Bahamas and repeated embar- Bahamian land, includir
rassing episodes with the EU ronmentally sensitive lan
and continued private work; eign investors for priva
Sears and the disintegration of dential development tal
the Department of Education; cost of land far beyond tI
Maynard-Gibson and the hiring of most Bahamians.
and firing of the Registrar Gen- 4. The PLP Governm
eral and an appearance of con- by design, neglected t
flict of interest as typified by the ernment-operated school
AES approval announcements; for four and a half years
Peet and the work permit scan- they may in this electi
dal making all work permits begin wide scale educat:
issued in 2003/04 suspect; Bethel jects to try and dupe Ba
and the shortages of inoculations parents into believing ti
for infants and other medica- care.'I
tions required in the public 5. The PLP Governn
health system; Hanna-Martin neglected the expansi
and the non-implementation of upgrade of the public hea
the seat-belt laW, and the con- system; markedly not
fused publication of the incor- new community health c
rect new jitney routes; Gray and been built since 2002.
the paralysis at Agriculture as 6. The PLP Govern


A question of
* .' y nj I -:** *' : ' 1 '


EDITOR, The Tribune
THIS past week we have seen
unfortunately two incidents
totally unbecoming of those who'
represent us and who aspire to.
The Gibson-Smith incident
obviously has been twisted and
politically spun however as two
elected MPs both placed them-
selves in a position if the sto-
ry that I have heard is true -
where the police could fairly
charge them for breaching the
peace and causing damage to
public property.
Further we saw aspiring politi-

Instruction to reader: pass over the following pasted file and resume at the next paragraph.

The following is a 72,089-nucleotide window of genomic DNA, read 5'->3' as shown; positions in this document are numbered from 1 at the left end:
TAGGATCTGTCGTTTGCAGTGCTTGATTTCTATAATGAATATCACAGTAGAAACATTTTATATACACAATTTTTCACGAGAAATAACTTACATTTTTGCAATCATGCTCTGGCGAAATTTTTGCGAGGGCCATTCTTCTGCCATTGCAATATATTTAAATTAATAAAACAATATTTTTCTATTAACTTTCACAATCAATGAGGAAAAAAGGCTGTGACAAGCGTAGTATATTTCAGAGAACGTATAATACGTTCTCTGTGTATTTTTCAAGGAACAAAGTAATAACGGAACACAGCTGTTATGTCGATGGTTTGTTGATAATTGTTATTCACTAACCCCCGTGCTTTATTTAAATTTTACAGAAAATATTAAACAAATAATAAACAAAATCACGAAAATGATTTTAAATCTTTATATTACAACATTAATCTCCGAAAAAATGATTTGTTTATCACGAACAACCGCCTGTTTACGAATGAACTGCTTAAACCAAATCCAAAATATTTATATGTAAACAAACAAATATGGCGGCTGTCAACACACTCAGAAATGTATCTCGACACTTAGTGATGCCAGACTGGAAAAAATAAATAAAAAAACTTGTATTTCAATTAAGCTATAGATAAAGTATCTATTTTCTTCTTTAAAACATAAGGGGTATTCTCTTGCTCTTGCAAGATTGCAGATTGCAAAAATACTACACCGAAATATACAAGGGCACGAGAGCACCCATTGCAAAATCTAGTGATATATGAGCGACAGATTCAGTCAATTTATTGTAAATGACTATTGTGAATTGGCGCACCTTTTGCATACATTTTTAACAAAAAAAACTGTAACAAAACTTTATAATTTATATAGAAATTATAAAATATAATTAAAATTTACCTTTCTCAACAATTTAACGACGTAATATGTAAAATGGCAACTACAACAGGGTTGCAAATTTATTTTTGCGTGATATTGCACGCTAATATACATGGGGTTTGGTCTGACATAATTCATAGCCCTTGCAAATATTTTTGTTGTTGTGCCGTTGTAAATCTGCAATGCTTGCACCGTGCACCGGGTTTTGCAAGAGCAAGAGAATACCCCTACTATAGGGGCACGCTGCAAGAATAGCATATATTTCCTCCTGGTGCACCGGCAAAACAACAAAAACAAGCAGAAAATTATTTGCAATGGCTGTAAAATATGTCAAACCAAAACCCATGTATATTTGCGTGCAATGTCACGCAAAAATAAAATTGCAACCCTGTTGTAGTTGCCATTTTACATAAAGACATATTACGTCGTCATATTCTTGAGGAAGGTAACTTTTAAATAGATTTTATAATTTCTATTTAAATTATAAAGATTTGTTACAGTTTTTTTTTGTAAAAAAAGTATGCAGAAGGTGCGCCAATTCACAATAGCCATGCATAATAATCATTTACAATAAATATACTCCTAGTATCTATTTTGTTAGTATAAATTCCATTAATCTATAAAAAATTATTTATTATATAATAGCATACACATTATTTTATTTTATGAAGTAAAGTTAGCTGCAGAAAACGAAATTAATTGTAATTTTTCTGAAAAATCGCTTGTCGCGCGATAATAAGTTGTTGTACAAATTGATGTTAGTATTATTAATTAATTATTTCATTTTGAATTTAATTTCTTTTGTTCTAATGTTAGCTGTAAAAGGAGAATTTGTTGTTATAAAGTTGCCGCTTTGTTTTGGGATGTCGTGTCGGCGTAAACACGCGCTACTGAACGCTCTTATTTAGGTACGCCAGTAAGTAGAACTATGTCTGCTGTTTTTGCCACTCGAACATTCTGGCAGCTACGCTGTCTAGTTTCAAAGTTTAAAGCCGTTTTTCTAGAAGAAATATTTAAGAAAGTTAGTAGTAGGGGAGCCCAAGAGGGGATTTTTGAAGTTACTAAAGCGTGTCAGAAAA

cian Cassius Stuart rushing over to
Freeport to lay his support to what
appears to have been an illegal
protest and strike of the workers
of Freeport Power. A union can
take a strike vote but that vote is
required to be registered with the
Labour Board and after the usual


cooling off period only th
ly can the employees stri
Rationally the PLP cai
committee should deal v,
Gibson and Smith irre:
of whether the Commiss
Police decides to lay chi
these two persons. Boti
lot of political talents
seems in the heat of then
stupidly acted like two
brawling fellas. Yes th
be seen to be discipline
they are not then the yo
gramme and policy
Christie Government is
shambles and hypocritic
As to Mr Cassius Stt
would have hoped that hc
know the law of the lan
Sadly this week close
these two incidents still
lips and scrawled over tI
lines of our newspapers
the airwaves and we wo


; Stubbs
al prob-
at Scan-
d, also
y); and,
son and
Cabinet
ment is
interest
corrup-
ork per-
tus), at
urance,
Affairs
orks to
ious.
inent is
ing off
ing envi-
d to for-
ite resi-
king the
Ie reach
lent has
he gov-
1 system
s so that
on year
ion pro-
ahamian
hat they
lent has
on and
alth care
a single
linic has
ment is


paralyzed and unable to develop
and implement a programme to
control spiraling crime, most
particularly in New Providence
but increasingly spreading to
other islands.
7. The PLP Government's
policies have failed to create new
and increased jobs for unem-
ployed Bahamians unemploy-
ment has remained stubbornly
above 10 per cent, up from less
than 8 per cent in 2002 and fol-
lowing 9/11.
8. The PLP Government has
lost control of the borders of the
country permitting illegal
migrants to travel unhindered
through the islands and into Nas-
sau and further, granting work
permits as favours to investors
for posts which can be filled by
suitable and qualified Bahami-
ans.
9. The PLP Government seeks
to censor the free press in The
Bahamas, withholding work per-
mits for foreign journalists and
intimidating Bahamian journal-
ists who dare ask the heard ques-
tions.
10. The PLP Government
does not account to the people
for its administration of the peo-
ple's business. They keep secrets
from the Bahamian people the
details of agreements reached
with foreign investors and also
on their decisions concerning the
foreign relations of the country
very particularly with its closest
neighbour and largest trading
partner.
ENOUGH FOR NOW
Nassau
October 13, 2006


discipline

en-legal- Minister Ne ille Wisdom
ke. announced that a Youth Min-
adidates istry survey indicated that 55 per